Leo Group is a UK-based renderer of poultry by-products. Jane Brindle is group technical manager. She explains the firm takes poultry meat and offal and renders it, and also processes feathers through hydrolysis. “The raw material is heat treated to a method approved under the animal by-products regulations, thus ensuring removal of pathogens,” says Brindle. “The only things added in the process are antioxidants and an antifoaming agent in a dose specified by the customer.”

The finished products are poultry meal, feather meal, and poultry oils. These are used mainly in pet food although a small percentage of oils have technical uses including bio diesel and aircraft fuel manufacture. The water from feather hydrolysis is used as a fertiliser, says Brindle. Poultry blood can be sterilised and this can then be applied to land, although this is difficult to get approved because of odour issues.

Basically, everything from the beak to the tail feathers is used in a process that supports major processors by funnelling money back down the chain, which also assists in disease control and biosecurity by providing a disposal route after avian flu outbreaks or for birds excluded from the food chain because they are dead on arrival.

Renderers, says Brindle, “provide a sustainable solution for an ever-growing population consuming more and more poultry.”

Brindle is hopeful for a change in the law. “Poultry meal can now be used in fish feed, and we are hopeful of further changes to allow it in pig feed,” she says.

She is confident there will be considerable demand from farmers. “Within our sales team we have a lot of calls on a weekly basis, and we have had calls from other parts of the world where they have heard legislation is changing and they want it now,” says Brindle. “And we have to explain we can’t do it yet, we have to wait for the process, which is quite slow at the moment, but once it is then we can send material out there.”

Brindle says it’s hard to plan for potential objections, but she hasn’t experienced any so far. “I would be a bit concerned about consumer groups or supermarkets, but I haven’t noticed any objections so far. I think we will be ok as long as the progress is slow and careful and the messages are put out that the tests are in place, there are a lot of controls in place and a lot of testing that is carried out.”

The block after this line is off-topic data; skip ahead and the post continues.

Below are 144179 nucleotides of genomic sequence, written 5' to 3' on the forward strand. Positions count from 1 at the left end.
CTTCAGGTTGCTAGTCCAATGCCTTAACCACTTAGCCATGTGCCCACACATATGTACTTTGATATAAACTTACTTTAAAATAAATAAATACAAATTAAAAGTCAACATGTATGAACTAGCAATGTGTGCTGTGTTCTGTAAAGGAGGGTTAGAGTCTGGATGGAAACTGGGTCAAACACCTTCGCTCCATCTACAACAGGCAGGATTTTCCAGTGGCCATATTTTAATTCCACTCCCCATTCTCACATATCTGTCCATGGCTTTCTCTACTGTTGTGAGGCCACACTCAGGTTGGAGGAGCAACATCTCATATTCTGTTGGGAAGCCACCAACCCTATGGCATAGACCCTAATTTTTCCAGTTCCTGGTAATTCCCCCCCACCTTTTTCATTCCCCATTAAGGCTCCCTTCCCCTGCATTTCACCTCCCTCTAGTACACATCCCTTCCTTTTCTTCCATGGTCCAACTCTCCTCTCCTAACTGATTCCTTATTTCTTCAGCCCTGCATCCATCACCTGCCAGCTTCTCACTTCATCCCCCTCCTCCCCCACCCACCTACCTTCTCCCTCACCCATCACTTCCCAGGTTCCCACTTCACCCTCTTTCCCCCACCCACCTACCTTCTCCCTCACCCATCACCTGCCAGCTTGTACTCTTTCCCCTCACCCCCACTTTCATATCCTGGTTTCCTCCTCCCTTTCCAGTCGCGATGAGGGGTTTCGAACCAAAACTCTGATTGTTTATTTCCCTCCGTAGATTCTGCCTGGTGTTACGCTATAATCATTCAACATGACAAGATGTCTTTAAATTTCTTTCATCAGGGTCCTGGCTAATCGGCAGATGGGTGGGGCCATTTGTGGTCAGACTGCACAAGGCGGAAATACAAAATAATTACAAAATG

As far as a timescale is concerned, it is still unclear. Kesterson believes the law will change within 12 months (see box out). The European Commission is still uncommitted, and is taking time over a final decision. An EC spokeswoman tells Poultry Business a change in the law “will be dependent on the availability of analytical methods that would allow authorities to establish the origin of the proteins in question for control purposes. As a consequence, no certainty can be offered on the timetable as scientific studies on such analytical methods are on-going.” But it’s clear momentum is building, and the change relating to fish feed provides a good precedent.

Public reaction is harder to predict. And one thing’s for sure. As with so many issues, often it’s emotion, rather than hard facts, which dictate the response.


BOX OUT: Quick guide. What does the law say and how is it changing? By Adrian Kesterson of FABRA UK

  • Meat and bone meal (MBM) is animal protein derived from animal by-products that were unfit for human consumption at the point of slaughter and it cannot be used as a feed ingredient in any circumstances.
  • Processed animal protein (PAP) is derived from animals that were fit for human consumption at the point of slaughter.
  • Ruminant and non-ruminant derived PAP is also banned from going into farmed animal feed under the EU animal by-products regulations.
  • However, the EU is planning to lift this restriction for non-ruminant derived feed, subject to approval of analytical tests that have been developed to identify the DNA of individual species in PAP. These tests must ensure that feed does not contain any ruminant based material or any derived from the same species as being fed. This will allow the feeding of pork PAP to poultry and poultry PAP to pork and it is hoped that this will be approved within the next 12 months.
  • Non-ruminant PAP is now allowed to be used in aquafeed after this restriction was lifted in 2013.
  • Fishmeal can be used in non-ruminant feed and for feeding to un-weaned young ruminants.
  • Insect meal will be allowed to be used in aquafeed from July 2017.